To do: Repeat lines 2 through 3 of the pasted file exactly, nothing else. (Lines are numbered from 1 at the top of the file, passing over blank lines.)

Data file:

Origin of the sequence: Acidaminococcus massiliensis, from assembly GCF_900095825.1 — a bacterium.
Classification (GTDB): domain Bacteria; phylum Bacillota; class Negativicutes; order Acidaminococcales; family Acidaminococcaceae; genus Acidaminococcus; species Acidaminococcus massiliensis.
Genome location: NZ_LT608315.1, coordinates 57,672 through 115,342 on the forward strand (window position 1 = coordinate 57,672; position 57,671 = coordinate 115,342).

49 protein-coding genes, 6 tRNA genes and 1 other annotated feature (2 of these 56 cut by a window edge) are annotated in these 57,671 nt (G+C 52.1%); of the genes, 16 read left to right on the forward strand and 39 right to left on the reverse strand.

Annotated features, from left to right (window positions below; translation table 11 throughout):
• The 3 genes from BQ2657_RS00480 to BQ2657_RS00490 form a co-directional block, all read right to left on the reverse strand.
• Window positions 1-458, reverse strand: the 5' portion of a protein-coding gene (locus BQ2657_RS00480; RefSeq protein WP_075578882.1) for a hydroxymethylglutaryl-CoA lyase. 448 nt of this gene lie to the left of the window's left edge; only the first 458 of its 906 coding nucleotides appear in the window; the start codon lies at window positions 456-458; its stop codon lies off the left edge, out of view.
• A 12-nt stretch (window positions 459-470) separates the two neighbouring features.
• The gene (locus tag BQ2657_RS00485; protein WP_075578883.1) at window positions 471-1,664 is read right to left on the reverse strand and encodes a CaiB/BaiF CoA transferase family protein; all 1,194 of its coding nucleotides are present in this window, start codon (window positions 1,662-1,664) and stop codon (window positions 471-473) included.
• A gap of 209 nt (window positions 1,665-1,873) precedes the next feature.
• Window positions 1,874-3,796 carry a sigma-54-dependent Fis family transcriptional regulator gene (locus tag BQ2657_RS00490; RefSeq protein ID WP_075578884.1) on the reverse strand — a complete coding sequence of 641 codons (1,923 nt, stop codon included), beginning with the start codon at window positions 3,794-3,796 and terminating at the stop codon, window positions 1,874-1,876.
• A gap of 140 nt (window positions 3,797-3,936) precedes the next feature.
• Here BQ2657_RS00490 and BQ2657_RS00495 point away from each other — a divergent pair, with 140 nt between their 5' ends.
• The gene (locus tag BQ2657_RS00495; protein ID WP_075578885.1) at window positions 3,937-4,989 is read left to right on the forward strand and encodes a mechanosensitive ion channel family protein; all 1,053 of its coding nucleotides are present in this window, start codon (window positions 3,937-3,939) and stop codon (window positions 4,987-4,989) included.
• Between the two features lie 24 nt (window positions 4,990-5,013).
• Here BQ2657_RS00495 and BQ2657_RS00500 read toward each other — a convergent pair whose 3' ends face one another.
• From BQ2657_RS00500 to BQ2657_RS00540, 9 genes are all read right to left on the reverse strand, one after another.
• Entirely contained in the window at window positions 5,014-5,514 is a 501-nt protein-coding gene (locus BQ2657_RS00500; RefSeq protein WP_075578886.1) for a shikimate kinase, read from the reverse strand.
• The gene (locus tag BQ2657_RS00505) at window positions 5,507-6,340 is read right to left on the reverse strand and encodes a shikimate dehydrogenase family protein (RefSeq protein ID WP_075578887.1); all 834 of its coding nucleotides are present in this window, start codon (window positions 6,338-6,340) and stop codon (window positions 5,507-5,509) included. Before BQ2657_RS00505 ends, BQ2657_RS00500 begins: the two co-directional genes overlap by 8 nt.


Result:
Classification (GTDB): domain Bacteria; phylum Bacillota; class Negativicutes; order Acidaminococcales; family Acidaminococcaceae; genus Acidaminococcus; species Acidaminococcus massiliensis.
Genome location: NZ_LT608315.1, coordinates 57,672 through 115,342 on the forward strand (window position 1 = coordinate 57,672; position 57,671 = coordinate 115,342).